Education, then and now…

When I was going through grade school, we learned how to subtract by borrowing. We learned how to add by counting. It was ok to use your fingers to count when we started, and I still use them occasionally today.

Flash forward a few years and it seems like schools are teaching a whole new language. Is this the math I learned? Drawing counters? What makes this easier? Sure, I get that most people learn how to round to ten first before adding, and it definitely makes things easier and faster, but trying to teach that right from the get-go?

If I, someone who knows and excels in math, have trouble understanding these lessons, then how do the kids handle it? These seem to be such convoluted methods to get to the same answer! Take, for instance, this math paper from a Boing Boing employee’s daughter. Sure, I understand what they’re trying to do here, and it’s a trick we all learn. But starting out with this? Why?

My own children bring home math papers that use the oddest methods for adding and subtracting. My son brought home a math paper about subtraction and had trouble completing it. I tried to explain borrowing to him and he looked at me like I had two heads. Apparently borrowing is no longer taught, instead they use regrouping. They draw pictures to get the answer rather than using mathematics.

Yeah, yeah. In the end, they do subtract, but why the need to draw pictures? Do we not have enough fingers? Can we not use them to figure out every subtraction problem? Regrouping is basically borrowing, but the concept seems so much more convoluted and difficult to explain.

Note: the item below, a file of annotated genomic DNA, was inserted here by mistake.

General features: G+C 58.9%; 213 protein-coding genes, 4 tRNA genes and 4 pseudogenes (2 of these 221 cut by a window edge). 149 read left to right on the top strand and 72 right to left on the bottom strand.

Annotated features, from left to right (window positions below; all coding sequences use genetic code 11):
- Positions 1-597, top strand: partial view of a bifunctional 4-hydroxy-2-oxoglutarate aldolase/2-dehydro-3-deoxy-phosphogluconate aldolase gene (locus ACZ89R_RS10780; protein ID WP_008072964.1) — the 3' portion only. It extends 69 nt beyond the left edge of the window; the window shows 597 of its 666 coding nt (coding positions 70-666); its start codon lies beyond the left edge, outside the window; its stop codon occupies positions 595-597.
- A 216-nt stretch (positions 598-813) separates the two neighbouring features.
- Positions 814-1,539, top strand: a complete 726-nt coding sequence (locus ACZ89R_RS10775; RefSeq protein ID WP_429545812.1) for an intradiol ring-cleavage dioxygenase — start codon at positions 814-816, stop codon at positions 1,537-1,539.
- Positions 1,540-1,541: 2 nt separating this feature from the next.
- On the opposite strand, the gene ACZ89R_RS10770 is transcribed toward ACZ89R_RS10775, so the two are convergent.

To make matters worse, I tried to explain why he needed to borrow/regroup. “You see, the top number is smaller than the bottom number, so if you subtract them, you’ll get a negative number.” He floored me by asking what a negative number was. Seriously? I tried explaining the number line and while he understood, he explained that the teacher never taught such things.

I fear for our youth’s future. These are simple concepts. What happens when they get to the difficult stuff? Will they start relying on calculators and computers to multiply and divide because it’s “difficult” and they’d have to draw really big pictures?

What is our education system coming to?

 

2 thoughts on “Education, then and now…”

  1. I once heard it said: “We don’t need to know how to add; we take calculus.”

    I could not agree more.

  2. Part of the problem is that the quality of teachers is going down I think. There are more and much better paying jobs for smart people. I think it’s not long till we see a division of the system into crappy cheap public schools and top-of-the-line, expensive private schools

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